It’s been just over a year since I joined NPAQ, so I thought I’d share a few of my early reflections.
I moved to Brisbane from Adelaide in October 2022, having spent 30 years working in government. I’d never contemplated working outside of government until COVID hit. Overnight, my full-time office job turned into a full-time working-from-home job, which got me thinking about other opportunities.
What attracted me to the NPAQ CEO role was threefold: being involved with the expansion of protected areas in Queensland, working outside of government, and moving to Brisbane where my daughter lived. It just seemed like the perfect job at the perfect time, and it was! 15 months on, I can honestly say I have no regrets.
My first impression of NPAQ was of a highly regarded and long-established environmental non-government organisation, with a lot of history and achievements. The bookcase in my office held a treasure trove of memorabilia and reference material, and I felt in awe of the legacy I was now a part of. I was particularly surprised to discover just how many national parks in existence today, which are enjoyed by Queenslanders and visitors to the state, resulted from the persistence and tenacity of NPAQ and its dedicated members.
Still to date, NPAQ has members with over 60 years of association, which is nothing short of astonishing!
My next thought was of the plethora of environmental non-government organisations in Queensland and how NPAQ was going to stand out and survive. It occurred to me that NPAQ would need to find a point of difference and evolve quickly if it wanted to remain relevant in the long term. That point of difference for me is synonymous with NPAQ’s motto, “Connect and Protect”. From the formative days of Romeo Lahey and establishing Binna Burra as the gateway to Lamington National Park in the 1930s, NPAQ has been an advocate for creating national parks for both conservation and public appreciation. As a passionate outdoor enthusiast and regular national park hiker, that is a purpose that certainly resonates with me.
During my first three months as NPAQ CEO, as well as doing a lot of reading and listening, I focused on assisting the Council to develop a new, three-year strategic plan to chart a clear and purposeful way forward in the lead-up to the 2032 Olympics/Paralympics. That process was a lot easier than I had anticipated, with less bureaucracy and a simple approvals process.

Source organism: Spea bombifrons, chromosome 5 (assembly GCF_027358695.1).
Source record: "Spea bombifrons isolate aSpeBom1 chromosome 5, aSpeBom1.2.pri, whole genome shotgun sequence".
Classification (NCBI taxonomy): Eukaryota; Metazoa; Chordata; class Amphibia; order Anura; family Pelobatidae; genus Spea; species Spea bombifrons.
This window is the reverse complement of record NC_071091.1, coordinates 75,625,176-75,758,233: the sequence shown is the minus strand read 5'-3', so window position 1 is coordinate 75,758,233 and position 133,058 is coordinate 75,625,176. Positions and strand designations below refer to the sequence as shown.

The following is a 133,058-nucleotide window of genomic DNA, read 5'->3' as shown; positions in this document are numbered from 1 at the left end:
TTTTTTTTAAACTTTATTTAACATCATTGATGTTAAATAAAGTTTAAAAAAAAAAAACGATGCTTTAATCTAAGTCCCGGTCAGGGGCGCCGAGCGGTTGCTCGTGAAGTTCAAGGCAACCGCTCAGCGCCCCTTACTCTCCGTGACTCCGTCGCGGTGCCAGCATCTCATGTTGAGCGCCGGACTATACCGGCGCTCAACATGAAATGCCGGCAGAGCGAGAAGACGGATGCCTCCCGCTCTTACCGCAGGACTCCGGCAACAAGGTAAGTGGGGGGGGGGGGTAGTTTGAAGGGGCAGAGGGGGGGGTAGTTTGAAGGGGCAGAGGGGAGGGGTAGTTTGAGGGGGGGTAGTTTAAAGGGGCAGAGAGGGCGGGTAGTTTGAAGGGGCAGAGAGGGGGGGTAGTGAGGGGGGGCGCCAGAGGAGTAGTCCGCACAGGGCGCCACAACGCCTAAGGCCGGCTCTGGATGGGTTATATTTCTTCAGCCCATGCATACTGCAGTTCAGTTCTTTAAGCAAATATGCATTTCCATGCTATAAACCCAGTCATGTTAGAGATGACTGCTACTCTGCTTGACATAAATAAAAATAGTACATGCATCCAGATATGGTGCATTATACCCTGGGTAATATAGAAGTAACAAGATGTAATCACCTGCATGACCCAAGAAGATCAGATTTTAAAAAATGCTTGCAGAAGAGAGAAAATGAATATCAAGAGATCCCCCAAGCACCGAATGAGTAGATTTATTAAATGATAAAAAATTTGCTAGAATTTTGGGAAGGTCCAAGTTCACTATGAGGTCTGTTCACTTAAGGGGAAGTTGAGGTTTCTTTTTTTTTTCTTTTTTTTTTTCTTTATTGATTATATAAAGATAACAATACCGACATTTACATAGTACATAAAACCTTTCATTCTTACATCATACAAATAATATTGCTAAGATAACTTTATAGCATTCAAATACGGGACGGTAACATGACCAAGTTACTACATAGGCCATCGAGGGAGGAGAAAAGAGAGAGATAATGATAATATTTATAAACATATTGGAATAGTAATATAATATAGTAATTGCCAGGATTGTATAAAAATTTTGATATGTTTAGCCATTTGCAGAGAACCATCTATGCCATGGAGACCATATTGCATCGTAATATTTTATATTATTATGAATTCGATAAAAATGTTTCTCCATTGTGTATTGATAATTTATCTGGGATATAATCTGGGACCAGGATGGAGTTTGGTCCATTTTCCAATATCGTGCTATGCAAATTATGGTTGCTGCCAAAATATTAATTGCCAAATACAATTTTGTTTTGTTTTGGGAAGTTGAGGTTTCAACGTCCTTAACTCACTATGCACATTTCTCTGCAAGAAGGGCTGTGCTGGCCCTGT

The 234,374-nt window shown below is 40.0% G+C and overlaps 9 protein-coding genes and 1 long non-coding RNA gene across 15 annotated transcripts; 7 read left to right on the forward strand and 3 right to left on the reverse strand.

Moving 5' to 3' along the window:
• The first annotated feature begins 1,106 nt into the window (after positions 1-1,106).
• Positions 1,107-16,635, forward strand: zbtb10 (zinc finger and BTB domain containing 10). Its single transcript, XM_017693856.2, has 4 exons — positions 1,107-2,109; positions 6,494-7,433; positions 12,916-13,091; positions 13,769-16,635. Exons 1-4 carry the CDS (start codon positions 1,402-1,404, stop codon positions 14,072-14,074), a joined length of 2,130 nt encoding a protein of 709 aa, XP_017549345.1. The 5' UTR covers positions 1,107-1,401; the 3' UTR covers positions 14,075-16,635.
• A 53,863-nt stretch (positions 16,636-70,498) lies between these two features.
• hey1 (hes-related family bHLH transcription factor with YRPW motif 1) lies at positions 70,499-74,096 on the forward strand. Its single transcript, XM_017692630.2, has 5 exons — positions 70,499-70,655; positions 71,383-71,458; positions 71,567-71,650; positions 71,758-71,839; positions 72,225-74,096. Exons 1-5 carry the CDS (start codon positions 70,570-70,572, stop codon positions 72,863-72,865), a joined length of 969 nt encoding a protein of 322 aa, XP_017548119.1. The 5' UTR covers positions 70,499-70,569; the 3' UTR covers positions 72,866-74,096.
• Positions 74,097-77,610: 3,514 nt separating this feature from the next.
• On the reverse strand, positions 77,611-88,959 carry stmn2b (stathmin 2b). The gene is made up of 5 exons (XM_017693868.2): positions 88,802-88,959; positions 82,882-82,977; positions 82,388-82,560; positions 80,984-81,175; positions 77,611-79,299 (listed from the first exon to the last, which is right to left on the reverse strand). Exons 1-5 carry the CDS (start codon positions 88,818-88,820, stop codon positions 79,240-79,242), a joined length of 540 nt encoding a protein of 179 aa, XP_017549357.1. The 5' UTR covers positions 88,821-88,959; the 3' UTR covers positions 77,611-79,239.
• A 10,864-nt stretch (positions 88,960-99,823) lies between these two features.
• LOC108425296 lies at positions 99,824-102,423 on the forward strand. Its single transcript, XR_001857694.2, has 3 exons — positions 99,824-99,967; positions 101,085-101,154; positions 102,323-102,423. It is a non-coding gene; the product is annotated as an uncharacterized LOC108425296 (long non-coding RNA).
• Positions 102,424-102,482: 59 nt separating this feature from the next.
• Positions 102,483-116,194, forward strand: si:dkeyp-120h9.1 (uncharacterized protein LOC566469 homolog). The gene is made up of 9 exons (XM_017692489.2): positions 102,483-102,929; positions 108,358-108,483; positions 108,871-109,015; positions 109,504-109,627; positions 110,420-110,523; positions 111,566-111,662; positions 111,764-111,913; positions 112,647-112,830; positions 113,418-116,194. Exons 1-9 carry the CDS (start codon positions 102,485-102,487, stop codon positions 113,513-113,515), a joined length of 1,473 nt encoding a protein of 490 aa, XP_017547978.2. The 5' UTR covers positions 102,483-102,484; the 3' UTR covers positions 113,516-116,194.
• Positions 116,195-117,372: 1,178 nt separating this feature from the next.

That is probably my third reflection, that working outside of government is more straightforward, so you can get more done in a short space of time. That leads me to my fourth reflection, which relates to the wisdom of taking managed risks. When I joined NPAQ, there were two part-time staff and a reasonable reliance on volunteers. This kept annual expenses low but also limited NPAQ’s capacity and productivity. NPAQ’s decision to bring on a CEO effectively doubled its capacity as well as its annual expenses, without any certainty of increased revenue. NPAQ’s financial reserves were healthy at the time, due to some significant bequests over the years, which has given us time to develop a revenue strategy aimed at achieving financial sustainability by end 2024. This will put NPAQ in a much stronger position into the future.
My final reflection is about how we conduct business. While most environmental NGOs take on an adversarial role, with a focus on lobbying and campaigning, NPAQ pursues its mission via advocacy and diplomacy. Having spent 30 years working for Environment Ministers and Environment Departments, I can attest to the merits of that approach, which we have been refining over the past year. NPAQ now meets with the QPWS Executive every six weeks to discuss the implementation of the Protected Area Strategy and other matters of mutual interest. As part of those discussions, NPAQ has been negotiating a significant grant agreement to establish a Parks Connect Program in Southeast Queensland, similar to a program I used to run in South Australia. I’m confident this program will strengthen NPAQ’s point of difference and greatly assist our evolution.